Tears of joy flowed among the British cycling community this weekend as Londoner Bradley Wiggins became the first British man to win the Tour de France – or Tour of France, to give it the English translation – in its one hundred and nine year history. The sumptuously sideburned supremo romped to victory after spending three weeks pedalling his bicycle faster than the other bicycle riders against whom he was racing.
|Technology has come on leaps and bounds since 1977's Tour de France|
|But fashion has evidently remained fairly static|
Wiggo, as he is known to his loyal army of fans (presumably a derivative of the name Wiggins and not a reference to his distinctive, slightly disjointed-looking hair do), not only managed to win Le Tour (The Tour) but won the hearts of French fans and his fellow pedallists when he deliberately slowed the race when disaster struck his rivals during stage 14. This sportsman-like behaviour earned him the moniker ‘Le Gentleman Wiggins’ (The Gentleman Wiggins) among the French.
And The Gentleman’s views on performance enhancing drugs are nothing short of genteel. In a sport in which it is considered positively incompetent to forget to take your pre-race uppers, downers and all-arounders, Wiggo fails to bow to peer pressure, attributing his abstinence to being British.
Elaborating on this point he goes on to say:“There is a different culture in British cycling. Britain is a country where doping is not morally acceptable.”
“I don't care what people say, the attitude to doping in the UK is different to in Italy or France maybe, where a rider like Richard Virenque can dope, be caught, be banned, come back and be a national hero.”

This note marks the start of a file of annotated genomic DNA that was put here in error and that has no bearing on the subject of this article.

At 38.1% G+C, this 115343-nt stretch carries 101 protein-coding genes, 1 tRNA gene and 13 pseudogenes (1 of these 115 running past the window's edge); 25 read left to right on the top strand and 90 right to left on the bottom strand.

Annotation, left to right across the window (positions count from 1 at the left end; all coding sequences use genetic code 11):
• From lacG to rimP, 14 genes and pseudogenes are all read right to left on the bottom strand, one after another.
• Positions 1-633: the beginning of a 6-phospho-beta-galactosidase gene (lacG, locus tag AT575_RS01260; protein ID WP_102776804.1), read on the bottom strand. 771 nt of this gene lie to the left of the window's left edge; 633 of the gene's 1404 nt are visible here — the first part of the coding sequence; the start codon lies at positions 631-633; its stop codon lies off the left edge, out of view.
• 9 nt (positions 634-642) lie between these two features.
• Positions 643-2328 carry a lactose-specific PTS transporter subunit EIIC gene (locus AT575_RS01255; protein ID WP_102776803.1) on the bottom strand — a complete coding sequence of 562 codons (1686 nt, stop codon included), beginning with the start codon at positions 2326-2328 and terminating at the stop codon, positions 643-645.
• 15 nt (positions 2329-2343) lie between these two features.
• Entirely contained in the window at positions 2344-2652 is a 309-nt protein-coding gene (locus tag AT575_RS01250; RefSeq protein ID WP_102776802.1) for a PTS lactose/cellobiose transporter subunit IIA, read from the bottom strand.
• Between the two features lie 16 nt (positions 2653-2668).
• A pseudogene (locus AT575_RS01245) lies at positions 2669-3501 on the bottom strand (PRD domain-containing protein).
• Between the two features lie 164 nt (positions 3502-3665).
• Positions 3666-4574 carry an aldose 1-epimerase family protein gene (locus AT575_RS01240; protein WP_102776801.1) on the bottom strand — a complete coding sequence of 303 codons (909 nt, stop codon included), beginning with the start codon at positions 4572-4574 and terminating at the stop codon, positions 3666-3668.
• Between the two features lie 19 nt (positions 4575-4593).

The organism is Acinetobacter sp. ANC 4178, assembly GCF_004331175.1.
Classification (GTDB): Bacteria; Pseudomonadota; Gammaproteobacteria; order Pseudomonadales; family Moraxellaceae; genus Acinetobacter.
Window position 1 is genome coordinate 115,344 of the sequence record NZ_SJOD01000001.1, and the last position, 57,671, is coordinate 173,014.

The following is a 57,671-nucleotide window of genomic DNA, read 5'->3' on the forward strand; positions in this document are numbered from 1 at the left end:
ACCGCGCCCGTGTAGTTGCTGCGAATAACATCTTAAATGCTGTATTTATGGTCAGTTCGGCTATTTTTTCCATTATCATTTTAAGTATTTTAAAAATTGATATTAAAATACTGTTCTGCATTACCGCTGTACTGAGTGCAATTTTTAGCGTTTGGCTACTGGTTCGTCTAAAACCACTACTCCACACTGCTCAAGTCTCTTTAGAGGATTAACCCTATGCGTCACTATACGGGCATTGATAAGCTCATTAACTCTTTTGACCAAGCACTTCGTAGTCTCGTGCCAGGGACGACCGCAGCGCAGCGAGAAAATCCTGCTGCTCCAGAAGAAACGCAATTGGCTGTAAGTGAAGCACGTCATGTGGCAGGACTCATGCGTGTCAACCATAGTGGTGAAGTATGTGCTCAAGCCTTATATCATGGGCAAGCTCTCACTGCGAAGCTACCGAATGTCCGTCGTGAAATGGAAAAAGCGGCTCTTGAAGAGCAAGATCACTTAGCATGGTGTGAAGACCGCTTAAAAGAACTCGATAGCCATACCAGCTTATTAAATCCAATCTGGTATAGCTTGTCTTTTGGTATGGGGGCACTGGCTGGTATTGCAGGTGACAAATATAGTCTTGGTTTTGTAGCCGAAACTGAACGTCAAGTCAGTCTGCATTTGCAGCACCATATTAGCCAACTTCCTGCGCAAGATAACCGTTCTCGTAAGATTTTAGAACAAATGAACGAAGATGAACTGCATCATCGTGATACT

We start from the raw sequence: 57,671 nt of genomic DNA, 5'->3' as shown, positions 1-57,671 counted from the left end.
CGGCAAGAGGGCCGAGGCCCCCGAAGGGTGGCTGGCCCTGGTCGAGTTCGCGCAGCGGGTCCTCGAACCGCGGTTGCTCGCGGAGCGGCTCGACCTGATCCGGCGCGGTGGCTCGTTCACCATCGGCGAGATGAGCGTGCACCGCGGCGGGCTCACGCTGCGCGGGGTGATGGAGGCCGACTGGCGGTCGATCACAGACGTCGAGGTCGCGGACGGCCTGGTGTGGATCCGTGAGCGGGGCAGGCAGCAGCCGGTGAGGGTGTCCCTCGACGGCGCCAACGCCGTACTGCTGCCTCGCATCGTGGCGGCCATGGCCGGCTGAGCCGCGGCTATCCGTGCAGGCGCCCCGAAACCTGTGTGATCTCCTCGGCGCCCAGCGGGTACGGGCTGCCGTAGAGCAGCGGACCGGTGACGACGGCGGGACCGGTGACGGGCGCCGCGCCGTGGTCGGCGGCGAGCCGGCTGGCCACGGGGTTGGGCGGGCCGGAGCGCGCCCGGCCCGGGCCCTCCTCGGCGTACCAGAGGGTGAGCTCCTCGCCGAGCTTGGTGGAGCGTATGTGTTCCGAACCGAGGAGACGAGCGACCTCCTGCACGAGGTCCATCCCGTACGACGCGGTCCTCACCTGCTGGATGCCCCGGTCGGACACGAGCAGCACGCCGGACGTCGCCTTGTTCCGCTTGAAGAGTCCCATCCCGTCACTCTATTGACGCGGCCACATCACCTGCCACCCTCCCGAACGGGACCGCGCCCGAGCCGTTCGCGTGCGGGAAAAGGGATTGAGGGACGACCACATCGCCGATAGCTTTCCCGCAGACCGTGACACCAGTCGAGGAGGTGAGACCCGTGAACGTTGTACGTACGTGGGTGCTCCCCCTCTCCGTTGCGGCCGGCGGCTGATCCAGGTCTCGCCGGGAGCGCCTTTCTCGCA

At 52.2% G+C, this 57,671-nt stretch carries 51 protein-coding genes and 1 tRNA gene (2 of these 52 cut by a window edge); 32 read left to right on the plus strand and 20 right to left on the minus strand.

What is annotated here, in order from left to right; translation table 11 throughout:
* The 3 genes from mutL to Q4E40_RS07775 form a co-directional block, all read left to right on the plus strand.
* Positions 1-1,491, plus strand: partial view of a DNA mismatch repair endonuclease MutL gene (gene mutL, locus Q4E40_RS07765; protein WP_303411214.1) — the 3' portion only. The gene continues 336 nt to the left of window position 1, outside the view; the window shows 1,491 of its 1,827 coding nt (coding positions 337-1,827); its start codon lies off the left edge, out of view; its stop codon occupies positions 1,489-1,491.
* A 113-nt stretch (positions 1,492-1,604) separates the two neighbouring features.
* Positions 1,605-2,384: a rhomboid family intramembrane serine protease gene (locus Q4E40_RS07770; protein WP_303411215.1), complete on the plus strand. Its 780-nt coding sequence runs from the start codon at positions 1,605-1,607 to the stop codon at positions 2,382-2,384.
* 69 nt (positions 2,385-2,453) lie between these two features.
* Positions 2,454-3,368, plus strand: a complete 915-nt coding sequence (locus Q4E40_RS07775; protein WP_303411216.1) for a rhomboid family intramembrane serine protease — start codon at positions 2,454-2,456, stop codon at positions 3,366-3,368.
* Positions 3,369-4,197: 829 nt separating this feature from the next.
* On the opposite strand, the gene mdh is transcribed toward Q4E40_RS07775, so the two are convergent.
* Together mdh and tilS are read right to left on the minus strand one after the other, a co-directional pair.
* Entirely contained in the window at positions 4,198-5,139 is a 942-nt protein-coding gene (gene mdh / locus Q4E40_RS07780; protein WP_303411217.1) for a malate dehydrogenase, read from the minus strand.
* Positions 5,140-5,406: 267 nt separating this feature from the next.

So there you have it from The Gentleman himself: the British are clean-living, honest winners, while Jonny Foreigner is, as we all suspected, a filthy, cheating, lying, drug-addled devil-worshipper. And greasy.
However, even the modish paragon of virtue has occasionally behaved in a manner more befitting someone not of British descent, particularly with regards to his use of naughty language.
|"Bum, undergarments and boobies"|
But what are a few four-letter words when you are as dopeless, honourable, humble, big of heart and strong of leg, as our new national hero?
Ladies and Gentlemen, I give you the future Sir Bradley Wiggo ‘The Gentleman’ Wiggins. A true Londoner through and through (despite being born in Belgium, spending most of his time abroad and now living in Lancashire) of whom all Londoners can be thoroughly proud.